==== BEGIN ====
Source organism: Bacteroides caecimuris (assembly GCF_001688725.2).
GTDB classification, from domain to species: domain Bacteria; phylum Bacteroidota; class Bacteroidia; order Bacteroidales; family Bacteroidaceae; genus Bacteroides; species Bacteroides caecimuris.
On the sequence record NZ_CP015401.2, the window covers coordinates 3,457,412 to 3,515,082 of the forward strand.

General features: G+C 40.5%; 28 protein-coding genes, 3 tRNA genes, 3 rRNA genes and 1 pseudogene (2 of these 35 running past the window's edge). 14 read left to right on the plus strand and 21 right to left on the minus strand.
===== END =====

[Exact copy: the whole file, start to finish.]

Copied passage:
Source organism: Bacteroides caecimuris (assembly GCF_001688725.2).
GTDB classification, from domain to species: domain Bacteria; phylum Bacteroidota; class Bacteroidia; order Bacteroidales; family Bacteroidaceae; genus Bacteroides; species Bacteroides caecimuris.
On the sequence record NZ_CP015401.2, the window covers coordinates 3,457,412 to 3,515,082 of the forward strand.

General features: G+C 40.5%; 28 protein-coding genes, 3 tRNA genes, 3 rRNA genes and 1 pseudogene (2 of these 35 running past the window's edge). 14 read left to right on the plus strand and 21 right to left on the minus strand.